Palmyrene Merchants and the Red Sea Trade

Cobb, Matthew (2020) Palmyrene Merchants and the Red Sea Trade. In: Inter duo Imperia: Palmyra between East and West. Franz Steiner Verlag, Stuttgart, pp. 65-83. ISBN 978-3-515-12774-5

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International and inter-regional trade has long been recognised as a major facet of Palmyrene economic life, leading some to even refer to Palmyra as a “caravan city”. The city’s location by the Tadmor Oasis near the edge of the Syria Desert left it quite well-placed to act as a conduit between Mesopotamian-Persian Gulf trade networks and the markets of the Eastern Mediterranean. This commercial activity is evidenced by a rich array material finds, such as pearls, agate/carnelian beads and silks (particularly from tombs), as well as by a few dozen inscriptions that refer to the successful arrival of camel caravans. These inscriptions, in particular, underlie the importance of connections with sites in central (Babylon, Seleucia and Vologesias) and southern Mesopotamia (Spasinou Charax and Forat), where imports from India, southern Arabia and beyond could be acquired. A few of these inscriptions even indicate that some Palmyrene merchants sailed directly to regions like “Skythia” (northwest Indian subcontinent). Given the importance of the traditional Mesopotamian-Persian Gulf trade networks, it may perhaps be surprising to find that some Palmyrene merchants eschewed these traditional routes in favour of the Egypt-Red Sea branch of the Indian Ocean trade. The aim of this paper is to explore why this might have been the case. In order to do this, the discussion is split up into three major sections. The first considers the available evidence for Palmyrene participation in the Egypt-Red Sea trade routes and whether there are any major phases for this activity. The second section considers whether evidence for Palmyrene presence at certain sites in southern Arabia and on the island of Socotra may relate to Egypt-Red Sea or Mesopotamian-Persian Gulf trade networks. The third section analyses the potential “push” and “pull” factors which may have encouraged participation in the Egypt-Red Sea trade.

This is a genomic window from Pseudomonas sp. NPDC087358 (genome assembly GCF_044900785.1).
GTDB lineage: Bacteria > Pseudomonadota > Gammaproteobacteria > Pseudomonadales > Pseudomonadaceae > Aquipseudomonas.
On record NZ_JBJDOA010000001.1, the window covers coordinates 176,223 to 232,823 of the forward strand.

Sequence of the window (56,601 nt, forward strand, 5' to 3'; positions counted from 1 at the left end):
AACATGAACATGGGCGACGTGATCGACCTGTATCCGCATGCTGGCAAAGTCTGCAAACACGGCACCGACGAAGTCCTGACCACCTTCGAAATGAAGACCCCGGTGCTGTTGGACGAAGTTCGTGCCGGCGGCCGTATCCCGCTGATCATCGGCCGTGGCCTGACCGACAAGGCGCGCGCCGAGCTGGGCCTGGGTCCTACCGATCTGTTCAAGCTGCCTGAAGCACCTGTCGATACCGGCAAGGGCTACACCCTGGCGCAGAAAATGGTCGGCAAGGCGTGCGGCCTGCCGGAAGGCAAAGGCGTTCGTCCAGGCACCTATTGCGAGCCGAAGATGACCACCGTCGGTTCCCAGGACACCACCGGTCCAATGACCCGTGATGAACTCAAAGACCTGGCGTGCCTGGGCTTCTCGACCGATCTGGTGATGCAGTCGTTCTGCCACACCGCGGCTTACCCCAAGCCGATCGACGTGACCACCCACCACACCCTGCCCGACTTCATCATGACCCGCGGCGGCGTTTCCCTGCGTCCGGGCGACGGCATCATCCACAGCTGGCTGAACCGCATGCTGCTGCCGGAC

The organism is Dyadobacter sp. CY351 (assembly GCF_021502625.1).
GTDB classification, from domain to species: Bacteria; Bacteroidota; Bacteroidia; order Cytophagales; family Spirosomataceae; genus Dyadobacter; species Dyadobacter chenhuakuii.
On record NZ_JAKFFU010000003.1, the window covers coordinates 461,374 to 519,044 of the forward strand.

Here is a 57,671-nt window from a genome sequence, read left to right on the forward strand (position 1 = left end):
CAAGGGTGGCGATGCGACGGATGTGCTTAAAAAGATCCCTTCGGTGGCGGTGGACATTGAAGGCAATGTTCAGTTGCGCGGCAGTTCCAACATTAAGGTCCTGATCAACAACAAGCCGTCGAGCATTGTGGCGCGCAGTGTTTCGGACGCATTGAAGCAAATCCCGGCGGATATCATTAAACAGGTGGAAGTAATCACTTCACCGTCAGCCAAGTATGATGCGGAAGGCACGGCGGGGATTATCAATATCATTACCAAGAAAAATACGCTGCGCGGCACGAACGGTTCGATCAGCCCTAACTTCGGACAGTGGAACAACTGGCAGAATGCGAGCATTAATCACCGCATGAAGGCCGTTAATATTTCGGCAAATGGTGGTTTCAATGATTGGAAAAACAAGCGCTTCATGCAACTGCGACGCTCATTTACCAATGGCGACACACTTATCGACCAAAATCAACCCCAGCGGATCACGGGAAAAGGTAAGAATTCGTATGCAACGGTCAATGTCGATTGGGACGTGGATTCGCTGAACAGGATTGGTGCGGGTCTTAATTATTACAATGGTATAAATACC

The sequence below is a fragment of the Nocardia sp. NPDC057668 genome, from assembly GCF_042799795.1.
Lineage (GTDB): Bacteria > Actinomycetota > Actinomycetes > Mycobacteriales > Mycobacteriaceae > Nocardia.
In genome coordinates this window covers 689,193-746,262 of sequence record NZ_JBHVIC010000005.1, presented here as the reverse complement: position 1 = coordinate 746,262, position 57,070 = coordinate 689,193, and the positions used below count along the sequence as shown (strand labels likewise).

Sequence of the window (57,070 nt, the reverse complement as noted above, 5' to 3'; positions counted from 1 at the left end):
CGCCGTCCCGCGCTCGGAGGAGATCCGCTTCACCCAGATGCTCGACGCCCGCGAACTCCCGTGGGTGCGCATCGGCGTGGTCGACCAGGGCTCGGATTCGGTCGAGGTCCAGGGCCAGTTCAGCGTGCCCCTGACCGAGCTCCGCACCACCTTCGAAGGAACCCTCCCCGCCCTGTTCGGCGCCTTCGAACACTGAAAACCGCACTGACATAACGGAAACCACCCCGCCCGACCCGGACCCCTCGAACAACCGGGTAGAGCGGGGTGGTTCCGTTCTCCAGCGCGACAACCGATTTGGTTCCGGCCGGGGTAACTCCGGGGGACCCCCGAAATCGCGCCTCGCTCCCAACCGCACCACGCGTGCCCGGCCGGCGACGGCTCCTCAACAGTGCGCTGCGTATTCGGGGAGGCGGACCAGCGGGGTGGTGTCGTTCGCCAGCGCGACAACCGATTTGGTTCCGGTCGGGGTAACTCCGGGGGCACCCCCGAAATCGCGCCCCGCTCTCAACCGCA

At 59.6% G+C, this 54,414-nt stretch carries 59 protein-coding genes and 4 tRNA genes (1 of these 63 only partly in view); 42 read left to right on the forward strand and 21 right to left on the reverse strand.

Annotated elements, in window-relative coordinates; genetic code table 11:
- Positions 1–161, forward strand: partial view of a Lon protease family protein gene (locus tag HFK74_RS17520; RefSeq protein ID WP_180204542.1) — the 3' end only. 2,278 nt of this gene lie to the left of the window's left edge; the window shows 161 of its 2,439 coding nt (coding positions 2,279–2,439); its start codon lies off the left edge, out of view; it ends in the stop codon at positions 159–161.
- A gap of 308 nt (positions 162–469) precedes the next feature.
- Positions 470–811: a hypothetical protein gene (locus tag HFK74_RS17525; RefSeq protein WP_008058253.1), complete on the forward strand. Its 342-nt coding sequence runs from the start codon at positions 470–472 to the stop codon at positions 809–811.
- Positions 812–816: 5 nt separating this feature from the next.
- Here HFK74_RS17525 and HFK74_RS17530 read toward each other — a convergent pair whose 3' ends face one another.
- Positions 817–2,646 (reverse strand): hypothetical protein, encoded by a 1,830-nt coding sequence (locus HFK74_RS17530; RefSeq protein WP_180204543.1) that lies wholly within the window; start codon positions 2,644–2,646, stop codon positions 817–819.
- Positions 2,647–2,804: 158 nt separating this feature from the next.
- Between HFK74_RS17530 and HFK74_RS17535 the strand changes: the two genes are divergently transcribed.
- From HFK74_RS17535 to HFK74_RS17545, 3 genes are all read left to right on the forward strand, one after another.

Item Type: Book Section
Subjects: D History General and Old World > D History (General) > D051 Ancient History
D History General and Old World > D History (General)
D History General and Old World > DT Africa
Divisions: Institutes and Academies > Institute of Education and Humanities > Academic Discipline: Humanities and Social Sciences
Depositing User: Matthew Cobb
Date Deposited: 29 Jun 2023 14:26
Last Modified: 29 Jun 2023 14:26

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